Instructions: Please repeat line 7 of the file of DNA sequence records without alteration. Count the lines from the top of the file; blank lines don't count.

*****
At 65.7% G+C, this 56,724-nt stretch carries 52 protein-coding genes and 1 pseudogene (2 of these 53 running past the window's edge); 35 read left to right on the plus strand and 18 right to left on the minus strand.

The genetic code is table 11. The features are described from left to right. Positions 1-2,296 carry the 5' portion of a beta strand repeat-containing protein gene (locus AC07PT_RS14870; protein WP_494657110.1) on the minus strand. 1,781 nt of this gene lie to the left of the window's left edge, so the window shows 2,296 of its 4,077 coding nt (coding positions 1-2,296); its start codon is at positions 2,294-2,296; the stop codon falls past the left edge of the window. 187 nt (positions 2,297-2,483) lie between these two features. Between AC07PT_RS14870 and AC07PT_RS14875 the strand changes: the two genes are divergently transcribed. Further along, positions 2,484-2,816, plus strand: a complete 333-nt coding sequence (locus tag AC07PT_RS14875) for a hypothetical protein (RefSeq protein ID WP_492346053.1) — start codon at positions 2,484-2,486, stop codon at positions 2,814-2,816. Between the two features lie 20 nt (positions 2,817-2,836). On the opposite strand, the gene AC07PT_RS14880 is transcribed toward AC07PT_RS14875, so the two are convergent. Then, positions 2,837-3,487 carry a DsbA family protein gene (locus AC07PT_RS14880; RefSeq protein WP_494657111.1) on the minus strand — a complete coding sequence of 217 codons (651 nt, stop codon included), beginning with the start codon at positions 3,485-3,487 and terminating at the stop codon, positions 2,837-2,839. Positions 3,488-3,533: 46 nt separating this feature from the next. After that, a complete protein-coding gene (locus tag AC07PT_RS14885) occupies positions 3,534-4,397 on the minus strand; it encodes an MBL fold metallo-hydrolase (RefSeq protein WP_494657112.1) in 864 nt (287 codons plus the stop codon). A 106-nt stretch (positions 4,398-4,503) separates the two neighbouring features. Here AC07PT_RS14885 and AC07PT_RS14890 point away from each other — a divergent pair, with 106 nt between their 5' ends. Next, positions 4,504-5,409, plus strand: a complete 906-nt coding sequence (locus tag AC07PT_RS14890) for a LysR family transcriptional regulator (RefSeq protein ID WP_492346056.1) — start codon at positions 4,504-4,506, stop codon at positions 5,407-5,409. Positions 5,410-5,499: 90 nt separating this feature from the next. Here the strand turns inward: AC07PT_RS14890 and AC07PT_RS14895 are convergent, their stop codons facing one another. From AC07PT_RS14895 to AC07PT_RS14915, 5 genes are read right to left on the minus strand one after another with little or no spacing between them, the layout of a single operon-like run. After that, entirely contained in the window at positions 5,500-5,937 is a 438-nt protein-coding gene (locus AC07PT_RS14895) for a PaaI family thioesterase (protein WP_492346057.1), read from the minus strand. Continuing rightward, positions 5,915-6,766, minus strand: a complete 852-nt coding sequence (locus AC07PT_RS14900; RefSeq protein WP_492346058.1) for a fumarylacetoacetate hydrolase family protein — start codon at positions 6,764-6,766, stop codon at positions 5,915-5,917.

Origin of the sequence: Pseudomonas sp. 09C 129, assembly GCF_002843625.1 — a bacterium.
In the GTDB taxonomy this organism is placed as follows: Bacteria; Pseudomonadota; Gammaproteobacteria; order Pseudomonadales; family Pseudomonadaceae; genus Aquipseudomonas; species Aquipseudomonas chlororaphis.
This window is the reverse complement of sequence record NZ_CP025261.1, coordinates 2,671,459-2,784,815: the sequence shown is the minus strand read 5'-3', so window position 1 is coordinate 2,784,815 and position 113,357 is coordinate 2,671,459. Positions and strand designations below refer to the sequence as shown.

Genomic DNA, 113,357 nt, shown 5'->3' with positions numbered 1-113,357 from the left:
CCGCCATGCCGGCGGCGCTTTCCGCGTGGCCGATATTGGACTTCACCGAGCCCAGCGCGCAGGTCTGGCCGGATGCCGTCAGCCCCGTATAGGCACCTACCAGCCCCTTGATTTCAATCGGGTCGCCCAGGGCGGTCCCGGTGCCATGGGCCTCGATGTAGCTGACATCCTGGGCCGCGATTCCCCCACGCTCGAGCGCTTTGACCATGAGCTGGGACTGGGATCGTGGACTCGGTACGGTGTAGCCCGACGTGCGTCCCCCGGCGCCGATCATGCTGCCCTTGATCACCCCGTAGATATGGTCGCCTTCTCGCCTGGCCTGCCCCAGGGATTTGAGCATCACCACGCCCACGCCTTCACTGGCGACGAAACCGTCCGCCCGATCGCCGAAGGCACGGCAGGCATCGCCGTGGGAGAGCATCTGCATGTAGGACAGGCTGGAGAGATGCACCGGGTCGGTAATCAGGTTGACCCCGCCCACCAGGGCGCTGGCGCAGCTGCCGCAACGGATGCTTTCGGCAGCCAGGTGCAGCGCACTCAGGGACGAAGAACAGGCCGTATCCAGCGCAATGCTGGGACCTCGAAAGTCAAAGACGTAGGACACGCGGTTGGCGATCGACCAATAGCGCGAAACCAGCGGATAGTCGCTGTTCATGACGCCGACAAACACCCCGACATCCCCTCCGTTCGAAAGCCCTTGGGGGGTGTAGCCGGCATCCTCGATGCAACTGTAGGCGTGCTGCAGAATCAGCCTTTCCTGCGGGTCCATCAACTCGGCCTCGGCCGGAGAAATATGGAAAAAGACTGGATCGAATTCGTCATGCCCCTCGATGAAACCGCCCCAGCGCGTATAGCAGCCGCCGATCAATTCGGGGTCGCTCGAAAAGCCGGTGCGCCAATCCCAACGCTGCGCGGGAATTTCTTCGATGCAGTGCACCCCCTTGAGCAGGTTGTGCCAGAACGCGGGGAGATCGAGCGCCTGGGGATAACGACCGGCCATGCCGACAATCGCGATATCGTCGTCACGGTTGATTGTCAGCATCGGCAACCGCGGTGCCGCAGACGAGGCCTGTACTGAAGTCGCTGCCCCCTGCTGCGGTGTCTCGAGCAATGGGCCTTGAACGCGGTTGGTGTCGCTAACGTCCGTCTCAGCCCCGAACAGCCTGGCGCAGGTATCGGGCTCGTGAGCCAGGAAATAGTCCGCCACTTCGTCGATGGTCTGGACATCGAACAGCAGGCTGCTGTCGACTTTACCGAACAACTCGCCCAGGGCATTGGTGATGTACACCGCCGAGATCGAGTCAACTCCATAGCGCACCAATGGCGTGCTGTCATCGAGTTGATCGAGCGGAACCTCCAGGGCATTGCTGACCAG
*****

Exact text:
CCGCCATGCCGGCGGCGCTTTCCGCGTGGCCGATATTGGACTTCACCGAGCCCAGCGCGCAGGTCTGGCCGGATGCCGTCAGCCCCGTATAGGCACCTACCAGCCCCTTGATTTCAATCGGGTCGCCCAGGGCGGTCCCGGTGCCATGGGCCTCGATGTAGCTGACATCCTGGGCCGCGATTCCCCCACGCTCGAGCGCTTTGACCATGAGCTGGGACTGGGATCGTGGACTCGGTACGGTGTAGCCCGACGTGCGTCCCCCGGCGCCGATCATGCTGCCCTTGATCACCCCGTAGATATGGTCGCCTTCTCGCCTGGCCTGCCCCAGGGATTTGAGCATCACCACGCCCACGCCTTCACTGGCGACGAAACCGTCCGCCCGATCGCCGAAGGCACGGCAGGCATCGCCGTGGGAGAGCATCTGCATGTAGGACAGGCTGGAGAGATGCACCGGGTCGGTAATCAGGTTGACCCCGCCCACCAGGGCGCTGGCGCAGCTGCCGCAACGGATGCTTTCGGCAGCCAGGTGCAGCGCACTCAGGGACGAAGAACAGGCCGTATCCAGCGCAATGCTGGGACCTCGAAAGTCAAAGACGTAGGACACGCGGTTGGCGATCGACCAATAGCGCGAAACCAGCGGATAGTCGCTGTTCATGACGCCGACAAACACCCCGACATCCCCTCCGTTCGAAAGCCCTTGGGGGGTGTAGCCGGCATCCTCGATGCAACTGTAGGCGTGCTGCAGAATCAGCCTTTCCTGCGGGTCCATCAACTCGGCCTCGGCCGGAGAAATATGGAAAAAGACTGGATCGAATTCGTCATGCCCCTCGATGAAACCGCCCCAGCGCGTATAGCAGCCGCCGATCAATTCGGGGTCGCTCGAAAAGCCGGTGCGCCAATCCCAACGCTGCGCGGGAATTTCTTCGATGCAGTGCACCCCCTTGAGCAGGTTGTGCCAGAACGCGGGGAGATCGAGCGCCTGGGGATAACGACCGGCCATGCCGACAATCGCGATATCGTCGTCACGGTTGATTGTCAGCATCGGCAACCGCGGTGCCGCAGACGAGGCCTGTACTGAAGTCGCTGCCCCCTGCTGCGGTGTCTCGAGCAATGGGCCTTGAACGCGGTTGGTGTCGCTAACGTCCGTCTCAGCCCCGAACAGCCTGGCGCAGGTATCGGGCTCGTGAGCCAGGAAATAGTCCGCCACTTCGTCGATGGTCTGGACATCGAACAGCAGGCTGCTGTCGACTTTACCGAACAACTCGCCCAGGGCATTGGTGATGTACACCGCCGAGATCGAGTCAACTCCATAGCGCACCAATGGCGTGCTGTCATCGAGTTGATCGAGCGGAACCTCCAGGGCATTGCTGACCAG